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XDesign, LLC v. Mecca11, LLC
United States District Court, W.D. Washington, Seattle
June 17, 2019
XDESIGN, LLC, Plaintiff,
MECCA11, LLC, Defendant.
following Minute Order is made by direction of the Court, the
Honorable Thomas S. Zilly, United States District Judge:
Court has scheduled oral argument for Friday, June 21, 2019,
on defendant's motion for partial summary judgment,
docket no. 25, and plaintiff's cross-motion for summary
judgment, docket no. 26, dismissing all counterclaims of
defendant. Counsel shall be prepared to address at oral
argument whether the Court may, sua sponte, enter summary
judgment for a non-moving party on any issue presented by the
pending motions. Specifically, the Court will consider ruling
as follow on the pending motions:
(a) That plaintiff's motion for summary judgment, docket
no. 26, should be granted and that all defendant's
counterclaims should be dismissed with prejudice.
(b) That the August 24, 2017, Purchase Order was a legally
binding contract for the purchase of raw materials only for
4, 000 frames for a purchase price of $122, 840. See
Parnell Decl. Ex. H (docket no. 27). It was solely for raw
materials until plaintiff signed off on production which
never occurred. See Vierthaler Decl. Ex. A (e-mails)
(docket no. 28). The Purchase Order required a 50% deposit to
start production. See Parnell Decl. Ex. I (docket
no. 27). It is undisputed that no pack frames were ever
manufactured. See Stahl Decl., docket no. 29 (Taylor
Dep. at 223). Regardless of the interpretation of the
contract, it appears that defendant repudiated the purchase
order. Between August 24, 2017 and September 2, 2017 the
parties exchanged a string of e-mails discussing the Purchase
Order. Parnell Decl. ¶ 16 and Ex. J (docket no. 27).
See also Vierthaler Decl., docket no. 28, ¶ 5
and Ex. A (e-mails). Nothing in these discussions or emails
constituted a repudiation of the Purchase Order by plaintiff.
See Alaska Pacific Trading Co. v. Eagon Forest Products,
Inc., 85 Wn.App. 354 (1997). However, defendant
repudiated the August 24, 2017, contract on September 13,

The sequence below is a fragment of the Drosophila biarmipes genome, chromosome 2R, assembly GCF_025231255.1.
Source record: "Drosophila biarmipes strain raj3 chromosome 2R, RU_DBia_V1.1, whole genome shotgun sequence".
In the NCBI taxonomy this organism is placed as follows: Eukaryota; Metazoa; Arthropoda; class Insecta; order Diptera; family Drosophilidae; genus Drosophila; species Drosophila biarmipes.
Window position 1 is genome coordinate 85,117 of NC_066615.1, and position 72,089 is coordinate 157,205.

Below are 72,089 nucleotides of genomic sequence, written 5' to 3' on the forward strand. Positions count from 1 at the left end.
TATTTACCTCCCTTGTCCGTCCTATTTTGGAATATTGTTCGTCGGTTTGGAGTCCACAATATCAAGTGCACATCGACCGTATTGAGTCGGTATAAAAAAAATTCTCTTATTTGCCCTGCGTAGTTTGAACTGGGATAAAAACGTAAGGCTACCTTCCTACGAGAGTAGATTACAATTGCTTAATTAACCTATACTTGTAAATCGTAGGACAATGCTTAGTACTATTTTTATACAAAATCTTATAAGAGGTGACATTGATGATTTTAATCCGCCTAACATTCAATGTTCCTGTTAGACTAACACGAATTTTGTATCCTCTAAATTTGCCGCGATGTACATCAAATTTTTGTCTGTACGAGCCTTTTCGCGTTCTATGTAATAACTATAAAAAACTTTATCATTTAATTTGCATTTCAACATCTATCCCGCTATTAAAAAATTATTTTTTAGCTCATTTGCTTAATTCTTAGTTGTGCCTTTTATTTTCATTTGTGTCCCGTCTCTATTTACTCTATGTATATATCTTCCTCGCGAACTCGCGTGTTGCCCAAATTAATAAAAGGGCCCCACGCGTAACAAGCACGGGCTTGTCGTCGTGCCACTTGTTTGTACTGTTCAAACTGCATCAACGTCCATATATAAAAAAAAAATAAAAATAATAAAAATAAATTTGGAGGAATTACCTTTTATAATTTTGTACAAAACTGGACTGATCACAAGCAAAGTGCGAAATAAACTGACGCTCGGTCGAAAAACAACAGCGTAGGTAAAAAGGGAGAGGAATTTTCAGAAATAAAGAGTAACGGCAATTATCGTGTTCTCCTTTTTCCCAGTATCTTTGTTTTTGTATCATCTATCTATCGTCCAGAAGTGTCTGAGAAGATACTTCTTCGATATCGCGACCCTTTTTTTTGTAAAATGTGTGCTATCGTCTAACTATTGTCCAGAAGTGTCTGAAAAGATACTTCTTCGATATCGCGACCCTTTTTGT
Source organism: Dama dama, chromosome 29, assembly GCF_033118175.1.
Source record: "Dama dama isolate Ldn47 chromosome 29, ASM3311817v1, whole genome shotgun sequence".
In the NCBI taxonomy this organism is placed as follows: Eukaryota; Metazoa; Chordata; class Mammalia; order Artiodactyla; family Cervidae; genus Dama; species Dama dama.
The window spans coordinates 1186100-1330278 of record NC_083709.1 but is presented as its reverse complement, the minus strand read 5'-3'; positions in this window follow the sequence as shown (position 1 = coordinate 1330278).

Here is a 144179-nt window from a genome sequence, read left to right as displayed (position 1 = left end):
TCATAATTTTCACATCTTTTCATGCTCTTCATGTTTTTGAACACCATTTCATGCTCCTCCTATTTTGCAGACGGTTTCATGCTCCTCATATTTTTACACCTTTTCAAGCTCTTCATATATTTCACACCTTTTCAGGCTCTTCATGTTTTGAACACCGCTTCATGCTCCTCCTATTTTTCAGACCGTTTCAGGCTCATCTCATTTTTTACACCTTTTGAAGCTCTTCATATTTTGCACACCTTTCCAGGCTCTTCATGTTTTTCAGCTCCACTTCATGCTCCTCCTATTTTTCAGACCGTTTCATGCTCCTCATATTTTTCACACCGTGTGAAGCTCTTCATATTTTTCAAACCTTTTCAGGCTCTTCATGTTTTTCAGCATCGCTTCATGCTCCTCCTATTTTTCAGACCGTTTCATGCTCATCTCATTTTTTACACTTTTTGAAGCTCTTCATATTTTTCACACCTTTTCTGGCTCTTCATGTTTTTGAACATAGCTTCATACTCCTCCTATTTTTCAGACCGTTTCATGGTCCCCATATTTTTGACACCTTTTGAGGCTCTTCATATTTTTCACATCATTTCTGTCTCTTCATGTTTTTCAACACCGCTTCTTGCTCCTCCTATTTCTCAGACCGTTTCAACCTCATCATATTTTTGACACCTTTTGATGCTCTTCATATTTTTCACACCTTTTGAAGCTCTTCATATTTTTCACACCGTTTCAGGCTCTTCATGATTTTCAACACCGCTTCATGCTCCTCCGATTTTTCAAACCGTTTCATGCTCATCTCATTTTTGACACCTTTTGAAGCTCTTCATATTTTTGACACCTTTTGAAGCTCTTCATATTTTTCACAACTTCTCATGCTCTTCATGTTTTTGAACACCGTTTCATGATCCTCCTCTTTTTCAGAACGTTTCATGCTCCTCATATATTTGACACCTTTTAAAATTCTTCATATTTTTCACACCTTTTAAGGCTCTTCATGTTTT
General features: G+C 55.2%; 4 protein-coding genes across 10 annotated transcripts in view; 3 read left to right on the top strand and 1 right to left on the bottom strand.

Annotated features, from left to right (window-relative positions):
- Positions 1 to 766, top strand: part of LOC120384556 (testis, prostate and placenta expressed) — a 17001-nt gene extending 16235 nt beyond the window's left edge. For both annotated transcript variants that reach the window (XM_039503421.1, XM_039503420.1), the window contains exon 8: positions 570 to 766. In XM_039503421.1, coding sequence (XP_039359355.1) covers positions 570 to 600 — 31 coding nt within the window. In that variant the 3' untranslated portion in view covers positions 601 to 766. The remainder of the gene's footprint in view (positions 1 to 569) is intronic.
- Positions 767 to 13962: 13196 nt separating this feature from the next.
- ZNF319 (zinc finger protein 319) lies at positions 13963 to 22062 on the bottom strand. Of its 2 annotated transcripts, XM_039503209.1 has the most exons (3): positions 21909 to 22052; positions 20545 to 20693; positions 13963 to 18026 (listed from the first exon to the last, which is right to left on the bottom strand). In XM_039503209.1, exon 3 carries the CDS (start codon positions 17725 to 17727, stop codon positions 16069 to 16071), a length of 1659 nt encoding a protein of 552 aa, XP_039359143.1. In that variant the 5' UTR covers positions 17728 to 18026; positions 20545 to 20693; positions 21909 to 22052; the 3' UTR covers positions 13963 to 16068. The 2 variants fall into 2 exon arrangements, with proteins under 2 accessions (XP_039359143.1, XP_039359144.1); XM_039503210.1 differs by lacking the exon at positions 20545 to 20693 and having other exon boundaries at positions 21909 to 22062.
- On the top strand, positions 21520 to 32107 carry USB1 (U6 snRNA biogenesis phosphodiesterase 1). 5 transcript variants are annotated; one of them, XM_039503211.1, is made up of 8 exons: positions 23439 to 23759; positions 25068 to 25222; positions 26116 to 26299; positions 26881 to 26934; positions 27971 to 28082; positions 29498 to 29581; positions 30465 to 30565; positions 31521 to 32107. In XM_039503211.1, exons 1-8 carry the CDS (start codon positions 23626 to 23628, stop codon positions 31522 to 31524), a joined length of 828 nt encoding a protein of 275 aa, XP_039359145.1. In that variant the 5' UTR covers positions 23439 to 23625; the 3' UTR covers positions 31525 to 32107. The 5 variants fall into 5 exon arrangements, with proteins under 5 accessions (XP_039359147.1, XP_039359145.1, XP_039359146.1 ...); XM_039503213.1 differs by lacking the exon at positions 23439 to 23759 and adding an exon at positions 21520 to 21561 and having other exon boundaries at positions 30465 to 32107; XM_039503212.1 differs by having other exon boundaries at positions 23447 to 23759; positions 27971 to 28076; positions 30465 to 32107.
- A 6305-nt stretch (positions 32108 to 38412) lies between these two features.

2017, by sending by e-mail a revised version of the Purchase
Order. See Parnell Decl. Ex. K (docket no. 27). The
September 13, 2017, e-mail advised plaintiff that it was not
obligated to proceed with production under the original
Purchase Order and the September 13 e-mail constituted a
clear and positive statement or action that expressed
defendant's intent not to perform on the Purchase Order.
It is undisputed that it was defendant's intention that
neither party had any obligation to do any business with the
other unless agreement could be reached on a revised purchase
order. See Stahl Decl. (docket no. 29) Ex. A, Taylor
Dep. at 280-285. The action of defendant constituted a
repudiation of the Purchase Order agreement as a matter of
law. As a result, defendant's motion to dismiss
plaintiff's breach of contract claim should be denied;
correspondingly, the Court should sua sponte grant summary
judgment on the contract claim on liability in favor of
(c) That defendant has breached the April 20, 2017 tooling
quote by wrongfully demanding a $22, 000 “transfer
fee” as a condition of its release of the tooling to
plaintiff. Vierthaler Decl., docket no. 28, ¶ 3.
Defendant is not entitled to a $22, 000 transfer fee
as a condition of releasing the tooling to plaintiff. It is
undisputed that the terms of the tooling quotes did not
reference a transfer fee and Mr. Taylor concedes the tooling
quote contains all the terms of the agreement, and that he
was unaware of the fee at the time of the quote. Stahl Decl.
(docket no. 29), Taylor Dep. at 290. At his deposition, Mr.
Taylor asserted the term “Price: Ex Works” refers
to a transfer fee. The Court finds this after-the-fact
suggestion without merit and does not present a genuine issue
of fact. As indicated in the International Chamber of
Commerce Incoterms® Rules 2010, “Ex Works” is
simply a well-known delivery term defined as follows:
“Ex Works” means that the seller delivers when it
places the goods at the disposal of the buyer at the
seller's premises or at another named place (i.e., works,
factory, warehouse, etc.). The seller does not need to load
the goods on any collecting vehicle, nor does it need to
clear the goods for export, where such clearance is
See Stahl Decl. Ex. A at 155, 290 (docket no. 29-1
at 61, 119). Defendant's demand for a transfer fee should
be denied and plaintiff should be entitled to judgment for a
release of the tooling to plaintiff.
(d) That plaintiff's second cause of action for
fraudulent inducement may present factual issues. However,
the allegations of a 5%-10% markup depending on the
complexity of the project on production costs was too
uncertain to support a claim by clear and convincing evidence
for fraud under Washington law. See Parnell Decl. at
¶ 5 (docket no. 27). The parties later signed a
statement of work that does not refer to markup. See
Parnell Decl. Ex. B (docket no. 27-2). This claim should be
(e) That plaintiff's fifth claim for CPA violations
should be dismissed because “Ordinarily, a breach of a
private contract affecting no one but the parties to the
contract is not an act or practice affecting the public
interest.” Hangman Ridge Training Stables, Inc. v.
Safeco Title Ins. Co., 105 Wn.2d 778, 790 (1986).
(f) That only plaintiff's fourth claim for breach of
design contract should proceed to trial, together with trial
on damages, ...
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